TelecityGroup ups UK datacentre capacity

Summary:Datacentre services provider TelecityGroup announced on Monday plans to expand its datacentre capacity within the UK.The co-location provider will add three megawatts (MW) of customer capacity power to its Harbour Exchange datacentre in London Docklands and will build a new 3.

Datacentre services provider TelecityGroup announced on Monday plans to expand its datacentre capacity within the UK.

The co-location provider will add three megawatts (MW) of customer capacity power to its Harbour Exchange datacentre in London Docklands and will build a new 3.5MW datacentre in Manchester. Customer capacity, when talking in terms of power, means the total amount of power that will go to customer equipment, according to TelecityGroup.

TelecityGroup's managing director for the UK and Ireland, Adriaan Oosthoek, told ZDNet UK on Tuesday that Docklands demand is driven by a wish to have low latency to the London stock exchanges. The other factor is connectivity, because "the fibre density in docklands is second to none in Europe".

Oosthoek explained that like competitor Interxion, TelecityGroup has a customer base for its central London datacentres have a customer base that values the ability to take space in a facility with other financial market or connectivity focused customers.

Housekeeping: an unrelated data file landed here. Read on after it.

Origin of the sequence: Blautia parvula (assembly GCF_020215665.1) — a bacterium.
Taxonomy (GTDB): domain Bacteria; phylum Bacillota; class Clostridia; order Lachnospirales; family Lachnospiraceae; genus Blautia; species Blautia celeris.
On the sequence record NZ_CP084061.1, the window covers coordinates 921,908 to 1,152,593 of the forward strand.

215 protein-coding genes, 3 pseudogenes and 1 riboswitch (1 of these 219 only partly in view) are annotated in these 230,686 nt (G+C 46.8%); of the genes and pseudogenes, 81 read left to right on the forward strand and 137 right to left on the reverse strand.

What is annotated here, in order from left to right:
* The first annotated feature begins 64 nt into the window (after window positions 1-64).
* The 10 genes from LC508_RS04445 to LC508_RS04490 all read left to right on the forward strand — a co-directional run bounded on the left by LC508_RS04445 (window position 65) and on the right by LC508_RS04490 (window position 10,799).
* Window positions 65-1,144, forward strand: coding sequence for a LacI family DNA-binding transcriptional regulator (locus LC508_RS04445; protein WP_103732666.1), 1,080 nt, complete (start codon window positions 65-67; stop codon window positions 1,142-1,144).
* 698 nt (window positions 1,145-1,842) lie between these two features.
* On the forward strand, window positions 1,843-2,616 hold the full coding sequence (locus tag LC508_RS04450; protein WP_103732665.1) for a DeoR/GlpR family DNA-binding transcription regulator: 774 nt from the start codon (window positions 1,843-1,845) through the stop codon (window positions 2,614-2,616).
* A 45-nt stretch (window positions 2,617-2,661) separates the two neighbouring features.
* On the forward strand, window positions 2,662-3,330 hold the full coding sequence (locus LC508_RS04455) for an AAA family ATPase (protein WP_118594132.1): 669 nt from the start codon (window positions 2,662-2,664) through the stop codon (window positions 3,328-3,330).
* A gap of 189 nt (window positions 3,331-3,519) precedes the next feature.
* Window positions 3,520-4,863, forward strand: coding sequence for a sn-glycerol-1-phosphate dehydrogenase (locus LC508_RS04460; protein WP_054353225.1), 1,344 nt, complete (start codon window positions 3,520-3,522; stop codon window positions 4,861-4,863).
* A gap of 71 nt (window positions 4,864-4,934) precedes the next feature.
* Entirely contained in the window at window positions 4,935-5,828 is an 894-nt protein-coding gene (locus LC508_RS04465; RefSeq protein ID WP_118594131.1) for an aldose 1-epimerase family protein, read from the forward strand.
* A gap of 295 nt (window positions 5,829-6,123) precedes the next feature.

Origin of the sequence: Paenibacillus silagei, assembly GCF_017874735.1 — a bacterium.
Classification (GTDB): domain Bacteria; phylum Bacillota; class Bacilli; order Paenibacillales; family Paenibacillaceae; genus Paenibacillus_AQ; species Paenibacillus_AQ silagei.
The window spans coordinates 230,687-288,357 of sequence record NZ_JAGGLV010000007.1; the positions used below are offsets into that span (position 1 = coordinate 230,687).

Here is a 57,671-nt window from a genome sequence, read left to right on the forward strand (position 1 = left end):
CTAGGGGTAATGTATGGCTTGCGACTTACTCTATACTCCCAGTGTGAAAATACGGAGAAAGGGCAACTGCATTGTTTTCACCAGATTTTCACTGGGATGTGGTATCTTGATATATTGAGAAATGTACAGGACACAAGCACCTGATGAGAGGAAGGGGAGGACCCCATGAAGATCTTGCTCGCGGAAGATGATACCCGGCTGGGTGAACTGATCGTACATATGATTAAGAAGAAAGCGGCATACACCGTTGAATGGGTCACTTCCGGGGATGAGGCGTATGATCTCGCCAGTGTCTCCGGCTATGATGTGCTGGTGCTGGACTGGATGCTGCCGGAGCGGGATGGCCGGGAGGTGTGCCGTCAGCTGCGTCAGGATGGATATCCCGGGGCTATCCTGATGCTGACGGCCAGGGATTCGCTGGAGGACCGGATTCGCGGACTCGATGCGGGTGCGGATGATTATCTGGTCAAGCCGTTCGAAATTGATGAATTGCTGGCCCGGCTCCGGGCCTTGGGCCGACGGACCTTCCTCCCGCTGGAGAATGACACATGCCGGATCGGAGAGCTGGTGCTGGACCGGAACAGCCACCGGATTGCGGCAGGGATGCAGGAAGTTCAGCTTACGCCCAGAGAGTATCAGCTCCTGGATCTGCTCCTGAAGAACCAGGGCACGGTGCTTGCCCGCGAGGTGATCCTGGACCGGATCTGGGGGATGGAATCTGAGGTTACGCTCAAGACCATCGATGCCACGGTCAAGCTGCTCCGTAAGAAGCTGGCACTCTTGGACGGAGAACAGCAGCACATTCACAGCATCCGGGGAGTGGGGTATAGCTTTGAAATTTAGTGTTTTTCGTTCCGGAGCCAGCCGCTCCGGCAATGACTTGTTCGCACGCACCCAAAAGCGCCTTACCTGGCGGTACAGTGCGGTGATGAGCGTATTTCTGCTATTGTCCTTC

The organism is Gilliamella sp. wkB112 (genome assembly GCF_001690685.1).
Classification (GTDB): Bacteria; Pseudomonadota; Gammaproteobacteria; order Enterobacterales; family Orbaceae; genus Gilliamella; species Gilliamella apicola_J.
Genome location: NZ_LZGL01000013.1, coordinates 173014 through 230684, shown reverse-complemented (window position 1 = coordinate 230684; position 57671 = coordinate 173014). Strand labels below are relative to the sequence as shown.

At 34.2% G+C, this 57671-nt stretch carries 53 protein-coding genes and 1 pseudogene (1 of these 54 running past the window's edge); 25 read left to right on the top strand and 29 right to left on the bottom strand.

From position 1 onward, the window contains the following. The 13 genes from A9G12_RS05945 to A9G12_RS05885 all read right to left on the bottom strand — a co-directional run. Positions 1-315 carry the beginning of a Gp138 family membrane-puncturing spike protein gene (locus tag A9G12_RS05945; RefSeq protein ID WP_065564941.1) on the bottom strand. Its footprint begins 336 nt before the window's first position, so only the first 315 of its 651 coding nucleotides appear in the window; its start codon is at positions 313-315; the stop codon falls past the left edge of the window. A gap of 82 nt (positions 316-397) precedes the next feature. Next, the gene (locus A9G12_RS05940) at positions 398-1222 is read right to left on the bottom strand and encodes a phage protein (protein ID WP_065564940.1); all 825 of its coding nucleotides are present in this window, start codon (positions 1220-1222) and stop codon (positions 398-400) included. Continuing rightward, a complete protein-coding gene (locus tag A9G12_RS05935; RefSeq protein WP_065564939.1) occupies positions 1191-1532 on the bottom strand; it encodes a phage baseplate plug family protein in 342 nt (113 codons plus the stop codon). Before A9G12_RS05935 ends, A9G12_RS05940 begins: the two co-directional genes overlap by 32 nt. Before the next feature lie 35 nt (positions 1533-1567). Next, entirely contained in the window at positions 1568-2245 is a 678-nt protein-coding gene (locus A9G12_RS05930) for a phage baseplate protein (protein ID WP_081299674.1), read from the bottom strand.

"Being physically able to interconnect helps to build that community, you just need to make sure you have the right people together and we already have those types of customers in the buildings," he said.

The Manchester datacentre will be a new facility, born out of the August acquisition by Telecity of the Internet Facilitators Limited datacentre in Manchester, UK, Oosthoek said.

The Docklands expansion should open in the fourth quarter of 2011 and the Manchester facility by the third quarter of 2011. TelecityGroup currently has 24 datacentres operating across Europe.

Topics: Storage

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Jack Clark has spent the past three years writing about the technical and economic principles that are driving the shift to cloud computing. He's visited data centers on two continents, quizzed senior engineers from Google, Intel and Facebook on the technologies they work on and read more technical papers than you care to name on topics f... Full Bio

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